It took me the better part of an hour and a half to work my way to the last floor of the four (4) storey building. It was art all the way. On the staircases, on the walls, everywhere, there were works of Art in different media. There were works on Pastel , Metal Works, Sculptures and Pottery of different forms. The gallery features the works of notable Nigerian Artists such as:
- Kunle Adegborioye – an impressive artist born on April 20, 1966 in Ibadan, the cosmopolitan Yoruba city set on seven hills. He has an Afrocentric world view and his political leanings and ideology are well reflected in the arrays of paintings he has on display at Nike Art Gallery. His works are also available on bohams.com and invaluable.com, the world’s premier auction sites for artworks. He lives and works in London. He also had on display a Map of Africa made out of fabric with the Madiba, Nelson Mandela, depicted.
- Oyerinde Olotu – I was taken in by the oil on canvas paint of the Nigerian Prime Minister (Sir Abubakar Tafawa Balewa) conversing with the Duchess of Kent on the grounds of the State House Gardens Marina in 1960. It was a minute of history that got frozen in time and was well captured by this artist. This work summarises the speciality of the artist – capturing, in paint, old things and events. Oyerinde was born in 1959 and as such must be a tiny little baby in his mother’s arms when the Duchess came visiting.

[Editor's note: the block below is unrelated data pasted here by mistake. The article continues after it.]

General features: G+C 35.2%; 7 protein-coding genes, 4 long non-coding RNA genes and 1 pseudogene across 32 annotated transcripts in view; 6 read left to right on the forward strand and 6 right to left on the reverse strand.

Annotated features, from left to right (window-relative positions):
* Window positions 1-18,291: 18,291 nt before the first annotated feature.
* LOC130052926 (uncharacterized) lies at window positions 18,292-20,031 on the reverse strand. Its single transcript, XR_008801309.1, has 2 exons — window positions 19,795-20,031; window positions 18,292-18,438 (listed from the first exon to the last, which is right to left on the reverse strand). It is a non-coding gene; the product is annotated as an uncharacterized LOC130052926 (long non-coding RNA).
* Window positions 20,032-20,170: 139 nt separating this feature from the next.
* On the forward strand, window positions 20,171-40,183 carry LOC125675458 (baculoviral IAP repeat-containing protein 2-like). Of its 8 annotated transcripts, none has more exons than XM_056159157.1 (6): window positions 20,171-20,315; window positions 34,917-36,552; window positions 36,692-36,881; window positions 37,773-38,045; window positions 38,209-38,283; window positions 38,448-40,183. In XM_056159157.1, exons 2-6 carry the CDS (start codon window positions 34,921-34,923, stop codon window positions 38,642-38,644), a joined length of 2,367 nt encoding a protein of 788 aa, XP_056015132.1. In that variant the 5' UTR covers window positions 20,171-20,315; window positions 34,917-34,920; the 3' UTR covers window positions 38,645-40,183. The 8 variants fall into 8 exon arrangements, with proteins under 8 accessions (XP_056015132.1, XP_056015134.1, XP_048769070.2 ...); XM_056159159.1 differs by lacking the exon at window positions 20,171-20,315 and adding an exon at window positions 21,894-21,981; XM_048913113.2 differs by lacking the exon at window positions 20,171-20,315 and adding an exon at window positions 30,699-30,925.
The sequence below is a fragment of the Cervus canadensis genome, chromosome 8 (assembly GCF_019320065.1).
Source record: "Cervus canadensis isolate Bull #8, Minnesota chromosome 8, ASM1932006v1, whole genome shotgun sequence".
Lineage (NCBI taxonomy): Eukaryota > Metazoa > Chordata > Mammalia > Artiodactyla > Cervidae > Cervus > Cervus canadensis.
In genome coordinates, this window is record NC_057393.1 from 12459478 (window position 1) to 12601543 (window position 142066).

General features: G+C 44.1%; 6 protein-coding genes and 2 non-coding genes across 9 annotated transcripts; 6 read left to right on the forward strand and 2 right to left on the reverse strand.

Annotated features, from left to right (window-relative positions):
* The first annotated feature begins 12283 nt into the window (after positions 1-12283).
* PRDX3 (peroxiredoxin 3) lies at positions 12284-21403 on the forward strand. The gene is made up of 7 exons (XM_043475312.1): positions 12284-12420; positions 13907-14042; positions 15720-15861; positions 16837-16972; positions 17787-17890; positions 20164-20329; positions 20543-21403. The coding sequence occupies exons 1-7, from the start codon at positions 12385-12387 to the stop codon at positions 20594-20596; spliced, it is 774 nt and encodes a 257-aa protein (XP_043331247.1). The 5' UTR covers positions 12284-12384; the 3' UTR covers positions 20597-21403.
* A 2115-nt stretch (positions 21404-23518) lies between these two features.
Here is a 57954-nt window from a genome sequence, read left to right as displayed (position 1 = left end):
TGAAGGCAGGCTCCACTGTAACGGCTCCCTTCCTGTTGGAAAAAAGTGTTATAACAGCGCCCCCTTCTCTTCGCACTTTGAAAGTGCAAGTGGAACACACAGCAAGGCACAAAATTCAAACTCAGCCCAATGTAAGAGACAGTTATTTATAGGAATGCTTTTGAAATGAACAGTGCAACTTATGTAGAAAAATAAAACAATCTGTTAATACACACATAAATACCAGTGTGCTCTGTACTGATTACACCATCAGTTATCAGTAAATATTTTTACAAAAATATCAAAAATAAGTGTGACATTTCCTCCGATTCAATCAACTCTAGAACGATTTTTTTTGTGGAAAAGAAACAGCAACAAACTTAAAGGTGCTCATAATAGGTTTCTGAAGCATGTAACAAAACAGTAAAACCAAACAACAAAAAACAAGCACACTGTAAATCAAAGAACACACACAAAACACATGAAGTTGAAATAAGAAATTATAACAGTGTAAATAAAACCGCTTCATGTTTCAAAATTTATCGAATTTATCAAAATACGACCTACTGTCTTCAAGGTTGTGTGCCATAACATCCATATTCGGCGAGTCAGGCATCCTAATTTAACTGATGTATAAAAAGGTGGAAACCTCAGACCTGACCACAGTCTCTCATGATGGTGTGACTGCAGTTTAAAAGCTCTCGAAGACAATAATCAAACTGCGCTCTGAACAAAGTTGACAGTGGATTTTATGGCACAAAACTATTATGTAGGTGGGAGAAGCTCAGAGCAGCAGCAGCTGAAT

- Emenike Ogwo – An accomplished painter and a documentary artist, born in Abia state of Nigeria. His artworks have Terra Kulture and is a mix of different media. He is a versatile artist in terms of his paintings that are currently exhibited at Nike Art Gallery.
- Ibie and his work with chain belts creating a horse head and a human head with glasses
- Chigozie mat on sticks depicting a sea of humans 2012 work
There were many other artists with various works on display. One cannot talk about art in Nig
eria without mentioning the splendidefforts of Prince Twins Seven Seven. Born as Taiwo Olaniyi Oyewale, he ailed from Ogidi, the same city
where Chief Nike Okundaiye comes from. There must be something in the waters of Ogidi that made these people exceptional Artists. He was an accomplished painter, sculptor and musician. His work titled “Festival of Age Mate” is inspiring and will catch the attention of any art lover, as displayed in the gallery. One will also come across the painting of the current President of Nigeria, Goodluck Ebele Jonathan, done by Owolabi Ayodele. I wonder why the President has not sent for the procurement of this work. It has the President, deep in thought with an expression that seems to convey he has found a solution to the myriad of problems that ails the nation.